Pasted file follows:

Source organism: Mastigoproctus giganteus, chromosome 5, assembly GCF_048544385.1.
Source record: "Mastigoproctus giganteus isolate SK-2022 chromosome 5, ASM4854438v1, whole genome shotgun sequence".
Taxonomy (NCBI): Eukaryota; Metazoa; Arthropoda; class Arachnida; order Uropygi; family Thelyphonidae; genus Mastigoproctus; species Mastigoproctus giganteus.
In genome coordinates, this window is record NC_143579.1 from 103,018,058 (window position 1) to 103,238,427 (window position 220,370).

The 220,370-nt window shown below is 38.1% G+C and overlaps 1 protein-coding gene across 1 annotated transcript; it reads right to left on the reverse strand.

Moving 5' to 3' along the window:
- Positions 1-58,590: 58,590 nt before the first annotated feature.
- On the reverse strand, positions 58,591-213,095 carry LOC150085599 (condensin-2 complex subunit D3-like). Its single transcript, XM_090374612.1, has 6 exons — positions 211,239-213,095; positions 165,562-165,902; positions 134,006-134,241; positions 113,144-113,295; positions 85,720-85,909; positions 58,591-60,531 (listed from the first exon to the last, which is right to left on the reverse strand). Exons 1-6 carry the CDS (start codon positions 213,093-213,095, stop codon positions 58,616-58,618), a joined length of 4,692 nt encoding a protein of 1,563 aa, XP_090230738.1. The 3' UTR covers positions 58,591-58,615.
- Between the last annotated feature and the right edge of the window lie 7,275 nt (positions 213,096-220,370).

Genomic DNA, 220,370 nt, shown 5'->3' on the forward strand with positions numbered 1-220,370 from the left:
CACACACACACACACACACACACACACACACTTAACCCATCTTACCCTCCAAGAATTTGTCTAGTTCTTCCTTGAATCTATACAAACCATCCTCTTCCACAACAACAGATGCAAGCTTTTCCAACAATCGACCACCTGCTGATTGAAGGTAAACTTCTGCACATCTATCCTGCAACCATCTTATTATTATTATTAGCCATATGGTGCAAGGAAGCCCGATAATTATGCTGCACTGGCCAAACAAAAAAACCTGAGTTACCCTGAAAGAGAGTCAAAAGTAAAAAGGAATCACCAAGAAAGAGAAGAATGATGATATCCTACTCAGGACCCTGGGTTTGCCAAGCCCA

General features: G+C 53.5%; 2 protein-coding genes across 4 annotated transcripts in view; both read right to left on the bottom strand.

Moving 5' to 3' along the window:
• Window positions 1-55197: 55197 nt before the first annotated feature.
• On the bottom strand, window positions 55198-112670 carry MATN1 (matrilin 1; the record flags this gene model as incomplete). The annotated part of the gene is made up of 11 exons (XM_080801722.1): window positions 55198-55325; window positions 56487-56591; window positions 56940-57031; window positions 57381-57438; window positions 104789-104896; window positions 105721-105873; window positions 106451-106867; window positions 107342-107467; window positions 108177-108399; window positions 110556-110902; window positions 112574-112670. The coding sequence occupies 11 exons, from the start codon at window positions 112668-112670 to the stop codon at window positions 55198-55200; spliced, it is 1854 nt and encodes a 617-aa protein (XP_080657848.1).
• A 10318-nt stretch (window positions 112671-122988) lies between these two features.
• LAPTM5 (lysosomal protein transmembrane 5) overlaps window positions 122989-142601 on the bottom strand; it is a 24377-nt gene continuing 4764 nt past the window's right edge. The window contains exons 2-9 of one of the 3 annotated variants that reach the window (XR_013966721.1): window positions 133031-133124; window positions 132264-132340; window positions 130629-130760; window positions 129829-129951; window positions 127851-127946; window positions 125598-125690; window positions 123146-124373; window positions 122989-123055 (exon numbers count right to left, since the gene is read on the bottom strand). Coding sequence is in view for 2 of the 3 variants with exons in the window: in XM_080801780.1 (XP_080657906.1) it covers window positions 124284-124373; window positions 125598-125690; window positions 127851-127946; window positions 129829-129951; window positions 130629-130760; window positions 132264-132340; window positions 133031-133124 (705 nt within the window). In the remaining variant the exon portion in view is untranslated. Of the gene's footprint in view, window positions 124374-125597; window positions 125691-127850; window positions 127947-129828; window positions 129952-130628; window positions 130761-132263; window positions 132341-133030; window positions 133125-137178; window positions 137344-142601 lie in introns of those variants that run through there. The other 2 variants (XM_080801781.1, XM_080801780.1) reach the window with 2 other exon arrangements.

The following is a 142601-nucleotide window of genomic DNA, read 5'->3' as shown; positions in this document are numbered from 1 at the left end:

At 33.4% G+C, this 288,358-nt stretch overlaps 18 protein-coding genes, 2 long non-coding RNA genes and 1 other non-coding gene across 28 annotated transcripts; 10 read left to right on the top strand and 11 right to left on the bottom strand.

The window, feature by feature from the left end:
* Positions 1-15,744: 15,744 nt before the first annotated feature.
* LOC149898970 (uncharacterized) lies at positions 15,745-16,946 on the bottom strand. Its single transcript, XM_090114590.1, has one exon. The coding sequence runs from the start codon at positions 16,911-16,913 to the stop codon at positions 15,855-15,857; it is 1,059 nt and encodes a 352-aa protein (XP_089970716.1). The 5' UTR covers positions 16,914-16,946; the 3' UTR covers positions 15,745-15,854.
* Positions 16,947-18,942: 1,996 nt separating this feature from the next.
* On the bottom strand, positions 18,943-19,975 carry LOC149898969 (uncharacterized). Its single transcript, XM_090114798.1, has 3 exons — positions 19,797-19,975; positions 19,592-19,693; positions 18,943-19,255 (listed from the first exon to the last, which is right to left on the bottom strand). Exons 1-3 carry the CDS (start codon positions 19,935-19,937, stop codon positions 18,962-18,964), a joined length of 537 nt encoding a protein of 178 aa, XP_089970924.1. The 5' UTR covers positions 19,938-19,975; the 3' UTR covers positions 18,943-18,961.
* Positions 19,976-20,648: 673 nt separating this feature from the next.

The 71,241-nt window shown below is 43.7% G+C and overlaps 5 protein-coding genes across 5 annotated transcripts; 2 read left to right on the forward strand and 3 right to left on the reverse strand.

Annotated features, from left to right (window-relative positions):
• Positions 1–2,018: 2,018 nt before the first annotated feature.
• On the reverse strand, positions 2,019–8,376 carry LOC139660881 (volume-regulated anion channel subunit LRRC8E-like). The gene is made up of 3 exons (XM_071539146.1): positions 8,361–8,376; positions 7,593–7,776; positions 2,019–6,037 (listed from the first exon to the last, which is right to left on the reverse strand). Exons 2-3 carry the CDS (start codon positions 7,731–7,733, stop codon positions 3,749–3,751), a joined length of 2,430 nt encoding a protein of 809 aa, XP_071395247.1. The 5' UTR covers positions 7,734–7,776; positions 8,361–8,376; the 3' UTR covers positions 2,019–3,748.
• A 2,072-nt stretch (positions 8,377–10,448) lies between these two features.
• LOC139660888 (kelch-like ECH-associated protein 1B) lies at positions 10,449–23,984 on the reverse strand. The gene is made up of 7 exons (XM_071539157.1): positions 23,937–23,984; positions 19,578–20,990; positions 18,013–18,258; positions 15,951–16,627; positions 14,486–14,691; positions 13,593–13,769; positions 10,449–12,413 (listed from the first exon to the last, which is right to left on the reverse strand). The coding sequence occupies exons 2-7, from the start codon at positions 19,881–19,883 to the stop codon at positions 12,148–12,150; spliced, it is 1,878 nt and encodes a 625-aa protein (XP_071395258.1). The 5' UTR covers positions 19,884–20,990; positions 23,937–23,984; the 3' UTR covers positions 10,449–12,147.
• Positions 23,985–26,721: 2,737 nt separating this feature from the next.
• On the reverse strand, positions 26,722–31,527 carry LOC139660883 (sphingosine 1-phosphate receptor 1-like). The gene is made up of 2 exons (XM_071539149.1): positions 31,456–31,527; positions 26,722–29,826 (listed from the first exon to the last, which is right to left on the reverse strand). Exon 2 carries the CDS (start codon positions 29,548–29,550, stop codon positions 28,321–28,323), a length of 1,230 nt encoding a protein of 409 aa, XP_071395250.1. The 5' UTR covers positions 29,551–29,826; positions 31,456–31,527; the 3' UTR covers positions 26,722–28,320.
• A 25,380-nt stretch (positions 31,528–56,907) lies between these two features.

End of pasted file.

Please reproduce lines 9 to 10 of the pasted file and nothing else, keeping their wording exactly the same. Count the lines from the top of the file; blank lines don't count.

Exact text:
- Between the last annotated feature and the right edge of the window lie 7,275 nt (positions 213,096-220,370).

Genomic DNA, 220,370 nt, shown 5'->3' on the forward strand with positions numbered 1-220,370 from the left: